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Record of discussion of meeting of Exchange Fund Advisory Committee Currency Board Sub-Committee held on April 27
The following is issued on behalf of the Hong Kong Monetary Authority: 
(Approved for Issue by the Exchange Fund Advisory Committee by circulation)
Report on Currency Board Operations (December 31, 2022 – April 17, 2023)

     The Currency Board Sub-Committee (Sub-Committee) noted that the Hong Kong dollar (HKD) traded within a range of 7.8072 - 7.8500 against the US dollar (USD) during the review period. The HKD softened upon the fading of the seasonal funding demand for HKD at year-end 2022, and stayed close to the weak-side Convertibility Undertaking (CU) since mid-February this year amid the selling pressure from carry trades. The weak-side CU was triggered six times between mid-February and mid-April. With the Hong Kong Monetary Authority buying HK$39.96 billion under the weak-side CU, the Aggregate Balance fell correspondingly to around HK$57 billion. The HKD interbank interest rates decreased during the review period, and the spreads of the HKD-USD interbank interest rate generally widened in the negative territory. Overall, the HKD exchange and interbank markets continued to trade in a smooth and orderly manner.

     The Sub-Committee noted that the Monetary Base decreased to HK$1,879.75 billion at the end of the review period. In accordance with the Currency Board principles, all changes in the Monetary Base had been fully matched by changes in foreign reserves.
     The Report on Currency Board Operations for the review period is at Annex.

Monitoring of Risks and Vulnerabilities
     The Sub-Committee noted that the recent banking problems in the US and Europe had underscored the fragility of market confidence amid tightening global financial conditions. While swift policy responses had been rolled out to forestall further escalation of the banking stress, lingering concern about the health of financial institutions might weaken market confidence further and heighten the risks of credit retrenchment, which might lead to a sharper slowdown in global growth ahead. Meanwhile, the still-strong inflation pressure in major advanced economies was likely to necessitate a continued tightening bias by major central banks, accentuating the trade-offs among price stability, financial stability and growth in the near term.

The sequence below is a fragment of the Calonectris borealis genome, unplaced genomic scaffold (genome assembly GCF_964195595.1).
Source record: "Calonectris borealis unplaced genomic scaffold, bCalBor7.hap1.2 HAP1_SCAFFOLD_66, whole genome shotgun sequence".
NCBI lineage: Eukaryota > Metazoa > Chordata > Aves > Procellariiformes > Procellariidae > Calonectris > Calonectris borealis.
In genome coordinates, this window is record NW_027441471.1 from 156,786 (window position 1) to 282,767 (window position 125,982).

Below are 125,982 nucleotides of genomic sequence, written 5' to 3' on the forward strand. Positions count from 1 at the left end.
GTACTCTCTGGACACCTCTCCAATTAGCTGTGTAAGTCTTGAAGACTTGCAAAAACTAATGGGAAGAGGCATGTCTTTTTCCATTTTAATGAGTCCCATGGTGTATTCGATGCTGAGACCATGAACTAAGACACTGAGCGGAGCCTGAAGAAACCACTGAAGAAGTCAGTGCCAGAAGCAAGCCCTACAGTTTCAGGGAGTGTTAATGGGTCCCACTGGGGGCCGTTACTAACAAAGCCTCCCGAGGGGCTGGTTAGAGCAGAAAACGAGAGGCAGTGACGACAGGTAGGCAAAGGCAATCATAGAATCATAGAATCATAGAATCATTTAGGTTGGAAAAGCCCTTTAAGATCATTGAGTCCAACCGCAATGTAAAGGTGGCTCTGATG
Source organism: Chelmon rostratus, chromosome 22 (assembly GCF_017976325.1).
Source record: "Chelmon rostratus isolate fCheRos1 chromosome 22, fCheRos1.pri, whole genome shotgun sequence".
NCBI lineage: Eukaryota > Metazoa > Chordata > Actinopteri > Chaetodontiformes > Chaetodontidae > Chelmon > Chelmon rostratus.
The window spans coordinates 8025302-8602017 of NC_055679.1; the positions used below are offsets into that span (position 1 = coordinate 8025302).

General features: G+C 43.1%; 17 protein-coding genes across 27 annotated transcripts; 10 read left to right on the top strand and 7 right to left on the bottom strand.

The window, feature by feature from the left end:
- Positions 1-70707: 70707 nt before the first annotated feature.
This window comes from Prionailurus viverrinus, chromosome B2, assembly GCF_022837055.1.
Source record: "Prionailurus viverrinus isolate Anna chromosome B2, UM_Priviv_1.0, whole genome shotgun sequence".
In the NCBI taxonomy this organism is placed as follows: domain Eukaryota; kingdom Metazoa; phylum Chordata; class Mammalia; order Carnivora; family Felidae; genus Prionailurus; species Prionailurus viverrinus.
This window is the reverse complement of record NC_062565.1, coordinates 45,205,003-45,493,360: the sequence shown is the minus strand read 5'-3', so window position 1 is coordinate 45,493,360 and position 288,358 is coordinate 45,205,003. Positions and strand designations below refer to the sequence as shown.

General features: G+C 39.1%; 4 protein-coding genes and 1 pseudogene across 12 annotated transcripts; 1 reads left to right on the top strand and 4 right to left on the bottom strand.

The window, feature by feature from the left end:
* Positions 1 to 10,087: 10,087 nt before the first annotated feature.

The Sub-Committee noted that economic activities had started to normalise in Mainland China following the reopening, with major economic indicators showing improvement in Q1 2023. As for the Asia-Pacific region, while the banking problems in the US and Europe and the increased uncertainty surrounding the US interest rate outlook so far had not triggered any funding market stress, it was noted that the external environment would likely remain volatile and the related impact on the region would warrant close monitoring. 

     The Sub-Committee noted that Hong Kong's merchandise exports remained weak in Q1 2023, but visitor arrivals and retail sales revived visibly on the back of the reopening of Mainland China and Hong Kong. The economic growth of Hong Kong was expected to stage a strong rebound this year, although the outlook would face evolving uncertainties, especially those relating to the US policy interest rate and the recovery pace of inbound tourism. Meanwhile, housing prices and transactions both picked up in early 2023 as market sentiment improved. 
Ends/Friday, June 9, 2023
Issued at HKT 17:00
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